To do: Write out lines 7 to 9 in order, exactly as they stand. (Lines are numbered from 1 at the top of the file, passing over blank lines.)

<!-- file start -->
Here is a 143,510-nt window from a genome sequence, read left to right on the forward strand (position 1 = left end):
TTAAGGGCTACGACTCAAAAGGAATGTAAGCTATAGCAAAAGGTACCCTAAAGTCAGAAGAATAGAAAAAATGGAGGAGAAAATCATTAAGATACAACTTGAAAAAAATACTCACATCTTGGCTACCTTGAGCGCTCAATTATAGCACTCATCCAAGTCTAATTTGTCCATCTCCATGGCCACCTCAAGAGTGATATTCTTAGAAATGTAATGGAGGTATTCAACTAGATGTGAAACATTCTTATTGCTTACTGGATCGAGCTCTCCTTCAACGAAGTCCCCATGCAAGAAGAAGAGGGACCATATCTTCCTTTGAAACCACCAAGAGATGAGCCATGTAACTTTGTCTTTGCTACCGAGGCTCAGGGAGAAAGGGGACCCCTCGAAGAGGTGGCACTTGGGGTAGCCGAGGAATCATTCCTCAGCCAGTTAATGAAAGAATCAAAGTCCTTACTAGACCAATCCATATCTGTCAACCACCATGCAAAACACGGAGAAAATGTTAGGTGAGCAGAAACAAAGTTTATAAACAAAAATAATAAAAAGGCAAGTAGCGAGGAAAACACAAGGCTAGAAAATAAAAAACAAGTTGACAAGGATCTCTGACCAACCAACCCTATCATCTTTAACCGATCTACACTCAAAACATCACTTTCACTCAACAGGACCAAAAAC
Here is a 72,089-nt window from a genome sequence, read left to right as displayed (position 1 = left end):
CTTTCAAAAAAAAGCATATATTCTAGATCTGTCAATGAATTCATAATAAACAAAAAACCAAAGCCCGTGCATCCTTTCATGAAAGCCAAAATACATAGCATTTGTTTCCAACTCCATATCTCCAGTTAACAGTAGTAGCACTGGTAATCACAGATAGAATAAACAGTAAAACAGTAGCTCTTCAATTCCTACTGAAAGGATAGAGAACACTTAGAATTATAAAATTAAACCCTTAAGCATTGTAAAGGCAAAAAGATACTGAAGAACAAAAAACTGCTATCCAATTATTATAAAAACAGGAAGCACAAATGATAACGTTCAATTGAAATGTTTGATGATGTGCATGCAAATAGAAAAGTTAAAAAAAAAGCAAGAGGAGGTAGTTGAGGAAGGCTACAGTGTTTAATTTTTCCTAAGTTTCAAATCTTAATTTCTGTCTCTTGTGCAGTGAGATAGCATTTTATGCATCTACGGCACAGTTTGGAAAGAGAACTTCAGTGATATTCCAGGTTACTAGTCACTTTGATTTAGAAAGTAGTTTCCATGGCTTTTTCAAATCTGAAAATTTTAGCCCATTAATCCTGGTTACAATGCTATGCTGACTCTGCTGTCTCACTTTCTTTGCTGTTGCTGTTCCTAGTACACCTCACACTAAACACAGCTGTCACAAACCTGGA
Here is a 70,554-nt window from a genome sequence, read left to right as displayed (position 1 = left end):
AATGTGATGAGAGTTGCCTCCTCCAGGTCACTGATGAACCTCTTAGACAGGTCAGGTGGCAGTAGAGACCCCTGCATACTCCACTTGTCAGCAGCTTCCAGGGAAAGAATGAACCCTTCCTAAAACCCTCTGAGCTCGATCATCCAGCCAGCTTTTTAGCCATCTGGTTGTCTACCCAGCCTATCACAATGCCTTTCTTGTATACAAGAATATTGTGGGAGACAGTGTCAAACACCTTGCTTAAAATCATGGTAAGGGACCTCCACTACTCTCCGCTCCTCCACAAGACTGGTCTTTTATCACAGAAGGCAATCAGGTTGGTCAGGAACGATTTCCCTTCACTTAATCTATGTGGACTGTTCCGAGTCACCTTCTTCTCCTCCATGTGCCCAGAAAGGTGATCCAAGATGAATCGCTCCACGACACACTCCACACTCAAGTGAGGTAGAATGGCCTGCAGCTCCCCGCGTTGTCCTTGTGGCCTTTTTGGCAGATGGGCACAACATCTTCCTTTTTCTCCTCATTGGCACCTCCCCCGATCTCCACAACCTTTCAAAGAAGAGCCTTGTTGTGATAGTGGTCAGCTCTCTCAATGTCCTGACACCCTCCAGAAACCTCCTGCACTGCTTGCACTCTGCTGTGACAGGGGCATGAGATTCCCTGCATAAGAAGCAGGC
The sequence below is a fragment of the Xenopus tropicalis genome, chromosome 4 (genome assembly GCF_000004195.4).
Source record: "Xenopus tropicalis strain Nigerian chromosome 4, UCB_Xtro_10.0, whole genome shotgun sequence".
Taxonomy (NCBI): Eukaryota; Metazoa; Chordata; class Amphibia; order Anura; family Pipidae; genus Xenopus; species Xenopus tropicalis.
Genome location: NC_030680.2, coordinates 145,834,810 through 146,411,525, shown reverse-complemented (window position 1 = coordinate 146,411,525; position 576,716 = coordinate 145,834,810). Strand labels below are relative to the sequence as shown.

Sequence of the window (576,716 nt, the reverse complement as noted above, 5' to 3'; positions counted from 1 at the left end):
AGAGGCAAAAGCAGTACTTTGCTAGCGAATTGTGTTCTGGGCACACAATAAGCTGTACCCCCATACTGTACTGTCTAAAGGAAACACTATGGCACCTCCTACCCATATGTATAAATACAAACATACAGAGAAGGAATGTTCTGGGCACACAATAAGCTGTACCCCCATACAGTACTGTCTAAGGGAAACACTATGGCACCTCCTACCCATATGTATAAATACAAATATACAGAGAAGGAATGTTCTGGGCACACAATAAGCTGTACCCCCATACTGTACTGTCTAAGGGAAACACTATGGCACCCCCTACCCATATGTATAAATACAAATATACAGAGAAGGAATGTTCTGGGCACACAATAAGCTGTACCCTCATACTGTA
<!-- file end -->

The sequence below is a fragment of the Xenopus tropicalis genome, chromosome 4 (genome assembly GCF_000004195.4).
Source record: "Xenopus tropicalis strain Nigerian chromosome 4, UCB_Xtro_10.0, whole genome shotgun sequence".
Taxonomy (NCBI): Eukaryota; Metazoa; Chordata; class Amphibia; order Anura; family Pipidae; genus Xenopus; species Xenopus tropicalis.